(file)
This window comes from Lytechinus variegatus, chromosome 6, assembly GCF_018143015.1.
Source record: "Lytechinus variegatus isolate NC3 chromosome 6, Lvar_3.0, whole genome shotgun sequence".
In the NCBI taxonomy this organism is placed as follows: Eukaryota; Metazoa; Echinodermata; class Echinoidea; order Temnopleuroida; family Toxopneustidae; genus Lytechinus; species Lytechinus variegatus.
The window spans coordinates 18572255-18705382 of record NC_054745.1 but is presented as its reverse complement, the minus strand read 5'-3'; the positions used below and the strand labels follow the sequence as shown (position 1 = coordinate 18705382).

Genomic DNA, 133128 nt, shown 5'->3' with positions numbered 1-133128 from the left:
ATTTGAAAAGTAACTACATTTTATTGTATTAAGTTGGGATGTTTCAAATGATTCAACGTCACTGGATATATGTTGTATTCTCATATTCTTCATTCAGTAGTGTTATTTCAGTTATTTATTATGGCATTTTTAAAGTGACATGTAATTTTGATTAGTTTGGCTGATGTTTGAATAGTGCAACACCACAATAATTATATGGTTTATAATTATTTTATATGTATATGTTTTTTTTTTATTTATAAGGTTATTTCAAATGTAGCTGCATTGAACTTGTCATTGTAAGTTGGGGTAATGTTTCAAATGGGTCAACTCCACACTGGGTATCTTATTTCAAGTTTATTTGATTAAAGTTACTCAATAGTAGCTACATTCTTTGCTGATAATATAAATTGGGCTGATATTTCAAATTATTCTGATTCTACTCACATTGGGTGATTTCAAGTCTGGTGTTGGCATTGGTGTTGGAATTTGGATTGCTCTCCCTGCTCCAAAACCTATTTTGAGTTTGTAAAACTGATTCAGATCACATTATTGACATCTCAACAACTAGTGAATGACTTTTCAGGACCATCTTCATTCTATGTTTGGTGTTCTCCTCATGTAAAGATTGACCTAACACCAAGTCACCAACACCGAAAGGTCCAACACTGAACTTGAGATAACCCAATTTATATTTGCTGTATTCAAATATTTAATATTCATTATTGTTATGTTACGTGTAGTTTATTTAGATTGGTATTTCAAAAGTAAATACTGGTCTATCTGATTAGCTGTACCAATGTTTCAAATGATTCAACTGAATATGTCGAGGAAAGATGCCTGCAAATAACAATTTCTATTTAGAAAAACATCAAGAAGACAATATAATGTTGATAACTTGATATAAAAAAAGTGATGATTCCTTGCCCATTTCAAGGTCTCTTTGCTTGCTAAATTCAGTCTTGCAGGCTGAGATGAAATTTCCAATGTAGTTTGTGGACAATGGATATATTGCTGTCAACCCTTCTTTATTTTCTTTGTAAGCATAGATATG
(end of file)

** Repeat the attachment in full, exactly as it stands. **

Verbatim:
This window comes from Lytechinus variegatus, chromosome 6, assembly GCF_018143015.1.
Source record: "Lytechinus variegatus isolate NC3 chromosome 6, Lvar_3.0, whole genome shotgun sequence".
In the NCBI taxonomy this organism is placed as follows: Eukaryota; Metazoa; Echinodermata; class Echinoidea; order Temnopleuroida; family Toxopneustidae; genus Lytechinus; species Lytechinus variegatus.
The window spans coordinates 18572255-18705382 of record NC_054745.1 but is presented as its reverse complement, the minus strand read 5'-3'; the positions used below and the strand labels follow the sequence as shown (position 1 = coordinate 18705382).

Genomic DNA, 133128 nt, shown 5'->3' with positions numbered 1-133128 from the left:
ATTTGAAAAGTAACTACATTTTATTGTATTAAGTTGGGATGTTTCAAATGATTCAACGTCACTGGATATATGTTGTATTCTCATATTCTTCATTCAGTAGTGTTATTTCAGTTATTTATTATGGCATTTTTAAAGTGACATGTAATTTTGATTAGTTTGGCTGATGTTTGAATAGTGCAACACCACAATAATTATATGGTTTATAATTATTTTATATGTATATGTTTTTTTTTTATTTATAAGGTTATTTCAAATGTAGCTGCATTGAACTTGTCATTGTAAGTTGGGGTAATGTTTCAAATGGGTCAACTCCACACTGGGTATCTTATTTCAAGTTTATTTGATTAAAGTTACTCAATAGTAGCTACATTCTTTGCTGATAATATAAATTGGGCTGATATTTCAAATTATTCTGATTCTACTCACATTGGGTGATTTCAAGTCTGGTGTTGGCATTGGTGTTGGAATTTGGATTGCTCTCCCTGCTCCAAAACCTATTTTGAGTTTGTAAAACTGATTCAGATCACATTATTGACATCTCAACAACTAGTGAATGACTTTTCAGGACCATCTTCATTCTATGTTTGGTGTTCTCCTCATGTAAAGATTGACCTAACACCAAGTCACCAACACCGAAAGGTCCAACACTGAACTTGAGATAACCCAATTTATATTTGCTGTATTCAAATATTTAATATTCATTATTGTTATGTTACGTGTAGTTTATTTAGATTGGTATTTCAAAAGTAAATACTGGTCTATCTGATTAGCTGTACCAATGTTTCAAATGATTCAACTGAATATGTCGAGGAAAGATGCCTGCAAATAACAATTTCTATTTAGAAAAACATCAAGAAGACAATATAATGTTGATAACTTGATATAAAAAAAGTGATGATTCCTTGCCCATTTCAAGGTCTCTTTGCTTGCTAAATTCAGTCTTGCAGGCTGAGATGAAATTTCCAATGTAGTTTGTGGACAATGGATATATTGCTGTCAACCCTTCTTTATTTTCTTTGTAAGCATAGATATG